Parshat Mitzorah: Sharing blame, the Father must initiate reconciliation

Parshat Mitzorah: Sharing blame, the Father must initiate reconciliation

Parents and children are often estranged from one another, if only for a spell. Sons rebel against their fathers, who in turn may cut their child off from both love and lucre. Our instinct is to sympathize with the parents, and to blame children who have the temerity to kick the shins of those who brought them into this world and weathered the costs, challenges and heartbreaks of raising them.

What does this have to do with Parshat Mitzora? Perhaps nothing. Perhaps everything. This parsha, like the preceding one, deals with issues of ritual impurity and purification.

Conventional wisdom has it that the ritual impurity of the ‘mitzora’ (one suffering from tzaraat, a skin disease caused by spiritual malfeasance) is his or her fault. It is a punishment for the sin of lashon hara, gossip. Hence the full responsibility falls on the mitzora who must then endure temporary exile, quarantine, purification, homelessness, and further ritual purification before returning to normal life. And yet, the Torah may be allowing for a bit of shared responsibility, implying that the mitzora’s suffering is not entirely his or her fault. That perhaps G-d – if only by being the creator of human nature – may share some of the guilt for which the mitzora endures the brunt of punishment.

Let us look at the opening three verses of Leviticus 14:

וַיְדַבֵּ֥ר יְהֹוָ֖ה אֶל־משֶׁ֥ה לֵּאמֹֽר

זֹ֤את תִּֽהְיֶה֙ תּוֹרַ֣ת הַמְּצֹרָ֔ע בְּי֖וֹם טָֽהֳרָת֑וֹ וְהוּבָ֖א אֶל־הַכֹּהֵֽן

 וְיָצָא֙ הַכֹּהֵ֔ן אֶל־מִח֖וּץ לַמַּֽחֲנֶ֑ה וְרָאָה֙ הַכֹּהֵ֔ן וְהִנֵּ֛ה נִרְפָּ֥א נֶֽגַע־הַצָּרַ֖עַת מִן־הַצָּרֽוּעַ

The conventional translation is: And the Lord spoke to Moses saying(1) This shall be the law of the person afflicted with tzaraat on the day of his cleansing. He shall be brought to the kohen(2). The kohen shall go out of the camp, and the kohen will look and behold the lesion of the tzaraat has healed in the afflicted person (3).

Now we know that the afflicted individual is banished and quarantined outside the camp, and may not re-enter until he is declared (partially) purified by the priest. How then does he get “brought” to the kohen who is inside the camp? And does it make any sense that he first comes to the kohen and only then the kohen goes out out of the camp to examine him? Why not just examine him then and there? And once again, as in the previous parsha, the verb form used for “and he shall be brought” – והובא – is the ni’fal, passive conjugation. Why does it not say “v’yavo” ויבוא – and he shall come? May I suggest that the word “v’huva” does not mean “he shall be brought” – as this would make no sense at all – but rather it means that information shall be brought to the kohen informing him  that the mitzora has healed. Now it makes perfect sense that the kohen should exit the camp in order to initiate the purification process.

However there is something much more intriguing at play here. After all, the kohen is acting as G-d’s proxy in putting closure to this episode. And, yet, it is he who must go out to the mitzora and not the other way around. The Torah structures things in such a way that there is no recourse but for the priest to take the initiative of picking himself up and going to the afflicted individual rather than the afflicted individual appearing before the priest pleading for re-admission to the camp and the community.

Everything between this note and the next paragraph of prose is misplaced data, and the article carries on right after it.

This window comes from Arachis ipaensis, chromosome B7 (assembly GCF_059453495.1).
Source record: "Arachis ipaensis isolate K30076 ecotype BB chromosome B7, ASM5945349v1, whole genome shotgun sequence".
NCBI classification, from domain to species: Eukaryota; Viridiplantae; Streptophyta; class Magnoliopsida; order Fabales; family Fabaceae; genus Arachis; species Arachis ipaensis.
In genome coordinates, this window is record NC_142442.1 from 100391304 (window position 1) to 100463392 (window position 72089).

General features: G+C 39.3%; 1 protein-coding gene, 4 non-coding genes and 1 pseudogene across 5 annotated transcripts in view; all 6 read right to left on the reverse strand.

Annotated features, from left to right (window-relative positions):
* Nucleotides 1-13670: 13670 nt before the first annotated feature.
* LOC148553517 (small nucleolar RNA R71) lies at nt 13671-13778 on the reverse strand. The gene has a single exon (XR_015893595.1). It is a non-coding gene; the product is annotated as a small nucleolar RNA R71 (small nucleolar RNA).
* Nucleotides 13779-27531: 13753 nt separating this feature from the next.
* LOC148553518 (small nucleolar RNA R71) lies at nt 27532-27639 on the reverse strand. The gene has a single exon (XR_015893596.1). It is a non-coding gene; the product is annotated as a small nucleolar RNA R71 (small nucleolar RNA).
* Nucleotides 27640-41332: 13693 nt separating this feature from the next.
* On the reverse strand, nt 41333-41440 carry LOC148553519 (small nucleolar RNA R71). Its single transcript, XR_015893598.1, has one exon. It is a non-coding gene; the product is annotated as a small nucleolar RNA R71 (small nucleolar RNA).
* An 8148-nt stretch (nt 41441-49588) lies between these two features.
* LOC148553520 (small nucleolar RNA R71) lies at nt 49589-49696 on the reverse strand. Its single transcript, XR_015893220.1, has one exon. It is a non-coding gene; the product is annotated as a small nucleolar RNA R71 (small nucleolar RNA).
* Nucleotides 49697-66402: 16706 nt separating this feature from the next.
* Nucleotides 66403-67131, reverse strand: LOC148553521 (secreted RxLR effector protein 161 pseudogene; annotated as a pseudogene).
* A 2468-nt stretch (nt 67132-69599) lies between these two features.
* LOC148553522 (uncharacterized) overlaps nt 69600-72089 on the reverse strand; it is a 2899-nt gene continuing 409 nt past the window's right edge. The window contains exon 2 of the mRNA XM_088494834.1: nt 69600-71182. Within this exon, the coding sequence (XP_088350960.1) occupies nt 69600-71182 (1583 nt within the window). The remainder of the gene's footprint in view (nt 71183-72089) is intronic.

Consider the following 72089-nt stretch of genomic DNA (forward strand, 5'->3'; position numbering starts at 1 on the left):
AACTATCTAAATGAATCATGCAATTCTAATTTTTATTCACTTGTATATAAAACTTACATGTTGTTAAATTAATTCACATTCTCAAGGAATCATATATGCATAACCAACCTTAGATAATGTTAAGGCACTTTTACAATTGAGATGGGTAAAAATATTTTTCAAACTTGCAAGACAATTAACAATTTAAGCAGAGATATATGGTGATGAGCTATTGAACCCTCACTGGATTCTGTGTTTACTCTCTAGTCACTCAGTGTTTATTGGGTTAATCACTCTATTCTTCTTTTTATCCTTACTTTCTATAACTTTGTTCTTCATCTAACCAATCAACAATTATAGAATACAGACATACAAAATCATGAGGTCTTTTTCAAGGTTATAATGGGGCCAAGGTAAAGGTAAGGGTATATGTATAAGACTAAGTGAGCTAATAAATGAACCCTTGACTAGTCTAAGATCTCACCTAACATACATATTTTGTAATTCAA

Can it be that what we are seeing here is indeed an acknowledgment that the afflicted individual is not entirely to blame?

Let us take a look at the haftarah for this Shabbat, a haftarah which is recited for Shabbat HaGadol and which, unlike most hafatarot is not specifically linked to the weekly Torah reading. The haftarah which is taken from Malachi 3 is rich with immortal phrases that have earned permanent places in Jewish liturgy.

כג הִנֵּ֤ה אָֽנֹכִי֙ שֹׁלֵ֣חַ לָכֶ֔ם אֵ֖ת אֵלִיָּ֣ה הַנָּבִ֑יא לִפְנֵ֗י בּ֚וֹא י֣וֹם הֲ’ הַגָּד֖וֹל וְהַנּוֹרָֽא:

כד וְהֵשִׁ֤יב לֵב-אָבוֹת֙ עַל-בָּנִ֔ים וְלֵ֥ב בָּנִ֖ים עַל-אֲבוֹתָ֑ם

Behold, I will send you Elijah the prophet Before the coming of the great and terrible day of the LORD.4:24 And he shall turn the heart of the fathers to the children,and the heart of the children to their fathers;

Speaking of the ultimate messianic redemption of a sinful and debased Jewish People, the prophet makes it clear that the first step toward rapprochement will be taken by G-d, not by the people. G-d will first send Elijah the Prophet. This in turn will result in something else that is counterintuitive; namely that the fathers will take the first step in the rapprochement with their rebellious offspring. Only then will the children reconcile with their fathers.

There is an incredible lesson to be learned here: That fathers – and first and foremost G-d the Father – are, at the very least, not entirely blameless. That there is something inherent in the nature of a father-child relationship that is pregnant with the seeds of rebellion; And that the best, if not only, way to effect reconciliation is when the father takes the first step.

Back to our parsha: The kohen, representing G-d, must go out to the mitzorah to initiate his return to the community, just as G-d, the Father, must ultimately send Elijah to initiate the spiritual return of the Children of Israel. Human fathers must first turn their hearts to their rebellious offspring. Only then will the rebellious children turn their hearts back to their fathers.

About the Author
J.J Gross is a veteran creative director and copywriter, who made aliyah in 2007 from New York. He is a graduate of the Hebrew University in Jerusalem and a lifelong student of Bible and Talmud. He is also the son of Holocaust survivors from Hungary and Slovakia.
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